CIO interview: Hans van der Waal, director of global IT, Travelex
Travelex has weathered a storm that saw it sink into administration, before emerging to solidify its digital foundations for the future
In 2020, foreign exchange company Travelex entered administration, after the Covid-19 pandemic and a major attack by cyber criminals caused major losses. Today, it’s plotting its future, with digital technology at the core.
A combination of declining demand as the travel sector slowed during Covid-19 restrictions and the downtime and losses that resulted after the Sodinokibi cyber crime group ransomware attack put the company on the brink.
Now, with new investors, Travelex and its 350 IT professionals are on a digital transformation journey, which includes reforming its operations through cloud computing and customer-facing apps. At the same time, the company is adapting its physical presence, which it sees as vital to fit future demand.
The foreign exchange sector as a whole has seen dramatic digital transformation, with the arrival of app-based services offered by fintech startups.
Travelex has a legacy of more than 1,000 stores, a similar number of ATMs and more than 5,000 staff, as well as technology for automated anti money laundering checks, frontline retail transaction systems, data storage systems, and software to provide live exchange rates and remittance services.
Hans van der Waal, Travelex’s global IT director, who joined in March 2019, tells Computer Weekly that when he arrived there were some digital transformation projects in place which were “not entirely successful”.
He says projects lacked a compelling story, or what he described as a “North Star” signalling the company’s end goal. “This is something I started to work on when I joined,” says Van der Waal. “They weren’t doing bad things before, but it was just not communicated very well.”
In fact, the company was already planning to invest in digital and online products before the difficulties it faced in 2020.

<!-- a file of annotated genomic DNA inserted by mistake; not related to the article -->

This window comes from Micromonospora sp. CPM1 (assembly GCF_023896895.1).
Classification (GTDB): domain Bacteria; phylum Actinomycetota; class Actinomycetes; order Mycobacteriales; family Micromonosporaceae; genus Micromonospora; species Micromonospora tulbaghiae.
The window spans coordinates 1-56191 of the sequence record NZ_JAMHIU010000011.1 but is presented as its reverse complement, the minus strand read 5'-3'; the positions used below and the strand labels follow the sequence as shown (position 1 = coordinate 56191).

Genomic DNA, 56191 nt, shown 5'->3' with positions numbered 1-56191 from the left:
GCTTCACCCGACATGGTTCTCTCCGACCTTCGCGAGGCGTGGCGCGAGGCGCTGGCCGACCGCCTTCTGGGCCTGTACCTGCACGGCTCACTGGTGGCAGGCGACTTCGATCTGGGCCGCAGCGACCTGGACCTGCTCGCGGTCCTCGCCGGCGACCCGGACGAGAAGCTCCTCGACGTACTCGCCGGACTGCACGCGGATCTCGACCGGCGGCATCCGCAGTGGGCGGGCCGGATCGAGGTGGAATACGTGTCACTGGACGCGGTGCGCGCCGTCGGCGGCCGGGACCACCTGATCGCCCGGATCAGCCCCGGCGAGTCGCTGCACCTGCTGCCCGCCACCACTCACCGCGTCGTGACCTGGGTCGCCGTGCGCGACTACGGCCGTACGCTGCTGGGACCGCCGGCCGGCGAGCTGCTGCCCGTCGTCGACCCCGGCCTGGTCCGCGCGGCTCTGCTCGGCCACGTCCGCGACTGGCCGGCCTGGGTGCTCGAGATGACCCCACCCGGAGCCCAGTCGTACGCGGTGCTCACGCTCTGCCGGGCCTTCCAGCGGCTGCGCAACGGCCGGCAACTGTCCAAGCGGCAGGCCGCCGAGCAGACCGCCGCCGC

“Since we emerged from the problems, with the support of our new shareholders and the decline of the Covid-19 pandemic, we restarted all this work,” says Van der Waal.
Critically, he says that Travelex does not want to completely “replace itself” with a digital alternative, but sees digital projects as an extension to its current presence. “We regard our presence in some of the airports and other locations as our prime assets, and the way we support customers online is an extension of this physical presence,” adds Van der Waal.
Read more about the Travelex attack
- Travelex switches off computer systems and resorts to cash-only currency sales after malware attack.
- With Travelex’s IT still in disarray and banks and travellers left without access to funds more than a week after it was hit by a ransomware attack, we ask what others can learn from its plight.
- The key lesson to take from the Travelex breach is that an effective response to a breach is a critical business function and no longer the sole province of the IT department.
But the company’s legacy tech systems did need to be replaced to support its increasingly digital future. “Legacy systems had challenges around risks and costs of maintenance and support,” says Van der Waal.